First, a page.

Freedom of speech on Israeli-Palestinian conflict suppressed on US campuses

As clashes between Israel and Palestine continue, another tension is rising on the other side of the globe – on US college campuses. An increasing number of reports reveal that US university students are deeply divided over the conflict. The truth is, this issue is not solely about clashing viewpoints in universities, but rather about the suppression of freedom of speech and the diminishing tolerance for open discussion in the US.
After three dozen student organizations at Harvard University signed a joint statement earlier this month, holding Israel responsible for the unfolding violence, and pointing out that Hamas’ attack “did not occur in a vacuum,” they have faced intense backlash. Lawrence Summers, a former Harvard president Treasury secretary under Bill Clinton, wrote on X, the platform formerly known as Twitter, “I am sickened. I cannot fathom the Administration’s failure to disassociate the University and condemn this statement.” Billionaire hedge fund CEO Bill Ackman and several other business leaders are demanding Harvard University to release the names of students whose organizations signed on to the letter “so as to ensure that none of us inadvertently hire any of their members.”
At Yale University, there is a call for a professor to be fired because of her anti-Israel and pro-Palestine social media posts.
As the conflict continues, the complexity of the Israeli-Palestinian issue becomes increasingly apparent. It cannot be solved by condemning one side at a certain time point for a certain single event. However, any act involving the killing of civilians, whether by Hamas or the Israel Defense Forces, should be opposed. Taking sides will not solve the puzzle. The top priority is to achieve a ceasefire, stop the conflict as soon as possible, abide by international humanitarian law, and fully guarantee the safety of civilians, before working toward a just and lasting settlement that shall respect the rights of both sides.
However, a concerning trend has emerged among American universities, where expressing support for Israel is safe while being pro-Palestine has become a taboo. Showing sympathy to the Palestinian people or voicing that they have the right to resist can be labeled as supporting “terrorism” and must face consequences. Take Ackman’s wording, he was basically saying – If you are anti-Israel, you can have freedom of speech, but at the cost of your future career on Wall Street.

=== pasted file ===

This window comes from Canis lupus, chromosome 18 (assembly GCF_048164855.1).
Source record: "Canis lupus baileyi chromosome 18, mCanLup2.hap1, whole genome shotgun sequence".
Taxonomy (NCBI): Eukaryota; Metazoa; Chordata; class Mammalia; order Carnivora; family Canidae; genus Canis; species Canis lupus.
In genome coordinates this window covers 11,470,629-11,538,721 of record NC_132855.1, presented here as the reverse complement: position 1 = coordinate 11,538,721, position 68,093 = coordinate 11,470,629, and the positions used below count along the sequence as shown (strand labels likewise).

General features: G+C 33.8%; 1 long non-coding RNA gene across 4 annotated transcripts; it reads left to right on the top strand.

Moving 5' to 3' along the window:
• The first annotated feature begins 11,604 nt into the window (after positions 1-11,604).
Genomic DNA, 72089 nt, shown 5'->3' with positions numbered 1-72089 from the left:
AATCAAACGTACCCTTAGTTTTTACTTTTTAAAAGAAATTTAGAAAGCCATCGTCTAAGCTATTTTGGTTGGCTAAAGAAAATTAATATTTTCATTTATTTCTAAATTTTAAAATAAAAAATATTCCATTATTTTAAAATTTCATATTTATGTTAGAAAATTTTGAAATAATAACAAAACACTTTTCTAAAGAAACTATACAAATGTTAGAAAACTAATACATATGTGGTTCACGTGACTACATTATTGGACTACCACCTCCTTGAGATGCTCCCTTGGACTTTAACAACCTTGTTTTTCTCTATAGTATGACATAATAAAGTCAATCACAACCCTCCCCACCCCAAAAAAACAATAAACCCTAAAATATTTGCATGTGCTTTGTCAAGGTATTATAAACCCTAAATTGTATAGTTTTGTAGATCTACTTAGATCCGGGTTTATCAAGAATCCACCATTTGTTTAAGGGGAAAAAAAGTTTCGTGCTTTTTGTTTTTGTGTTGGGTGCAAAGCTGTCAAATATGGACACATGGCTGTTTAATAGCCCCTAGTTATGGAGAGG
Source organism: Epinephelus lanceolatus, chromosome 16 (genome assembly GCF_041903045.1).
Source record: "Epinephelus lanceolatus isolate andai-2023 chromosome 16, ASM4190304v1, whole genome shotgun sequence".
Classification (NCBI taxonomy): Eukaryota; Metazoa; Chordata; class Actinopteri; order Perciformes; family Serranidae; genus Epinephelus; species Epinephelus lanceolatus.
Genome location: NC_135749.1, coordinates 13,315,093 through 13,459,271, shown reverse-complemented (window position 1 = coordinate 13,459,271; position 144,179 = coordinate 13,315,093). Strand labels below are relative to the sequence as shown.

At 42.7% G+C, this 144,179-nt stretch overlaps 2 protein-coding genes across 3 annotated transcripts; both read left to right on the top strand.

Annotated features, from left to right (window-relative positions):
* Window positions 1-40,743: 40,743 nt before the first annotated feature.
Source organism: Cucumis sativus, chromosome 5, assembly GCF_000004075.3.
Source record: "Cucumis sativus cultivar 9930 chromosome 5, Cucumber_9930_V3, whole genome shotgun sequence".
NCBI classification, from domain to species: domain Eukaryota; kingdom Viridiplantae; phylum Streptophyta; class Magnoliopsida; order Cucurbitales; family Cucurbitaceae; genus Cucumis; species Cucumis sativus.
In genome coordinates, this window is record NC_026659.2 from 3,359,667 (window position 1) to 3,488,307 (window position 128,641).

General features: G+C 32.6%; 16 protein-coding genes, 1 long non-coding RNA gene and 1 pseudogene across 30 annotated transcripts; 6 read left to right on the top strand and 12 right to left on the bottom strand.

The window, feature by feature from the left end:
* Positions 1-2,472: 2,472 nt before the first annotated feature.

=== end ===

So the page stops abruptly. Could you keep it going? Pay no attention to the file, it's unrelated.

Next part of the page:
These incidents raise concerns about American universities, which were once seen as bastions for freedom of speech, robust debate, and radical thinking. However, now they seem to only echo a unified voice with a single stance and a predetermined ideology, as required by American elites, or the ruling power behind them. Are they trying to transform the renowned universities, which produce real elites and independent thinkers, into workshops that churn out thoughtless robots?
While some analysis suggests that the US is currently in a difficult position because it does not want the conflict to escalate, the American political circle keeps strengthening their political posture – supporting Israel in a strong manner. Noticeably, the EU is taking a slightly different approach, emphasizing “the importance to ensure the protection of all civilians at all times in line with International Humanitarian Law.”
Since the Vietnam War, there has been a tradition in the US where college students tend to hold a skeptical attitude toward their government’s decision on any participation or supportive action in wars in other parts of the world. However, as American politics has become more and more conservative, and the US elites have gained stronger control over public opinion, skepticism has become scarce in the mainstream media. Consequently, American universities are no longer places for exchanging independent views, but rather where independent thinking clashes with capital forces, Lü Xiang, a research fellow at the Chinese Academy of Social Sciences, told the Global Times.
It seems future American elites are expected to be mere parrots who can mimic and puppets who can be manipulated. This could be a sign that highlights the dumbed-down state of American education and a precursor to the decline of the US. –The Daily Mail-Global Times news exchange item